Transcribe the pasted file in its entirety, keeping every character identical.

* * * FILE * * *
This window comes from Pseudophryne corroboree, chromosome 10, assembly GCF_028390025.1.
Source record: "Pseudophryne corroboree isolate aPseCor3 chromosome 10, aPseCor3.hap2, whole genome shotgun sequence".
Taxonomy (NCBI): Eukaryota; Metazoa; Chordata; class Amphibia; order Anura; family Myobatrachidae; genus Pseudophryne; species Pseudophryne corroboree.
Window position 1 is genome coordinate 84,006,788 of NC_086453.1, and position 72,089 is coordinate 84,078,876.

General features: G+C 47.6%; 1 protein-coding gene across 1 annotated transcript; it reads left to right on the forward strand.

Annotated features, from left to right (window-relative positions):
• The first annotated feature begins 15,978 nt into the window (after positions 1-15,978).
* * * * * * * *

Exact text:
This window comes from Pseudophryne corroboree, chromosome 10, assembly GCF_028390025.1.
Source record: "Pseudophryne corroboree isolate aPseCor3 chromosome 10, aPseCor3.hap2, whole genome shotgun sequence".
Taxonomy (NCBI): Eukaryota; Metazoa; Chordata; class Amphibia; order Anura; family Myobatrachidae; genus Pseudophryne; species Pseudophryne corroboree.
Window position 1 is genome coordinate 84,006,788 of NC_086453.1, and position 72,089 is coordinate 84,078,876.

General features: G+C 47.6%; 1 protein-coding gene across 1 annotated transcript; it reads left to right on the forward strand.

Annotated features, from left to right (window-relative positions):
• The first annotated feature begins 15,978 nt into the window (after positions 1-15,978).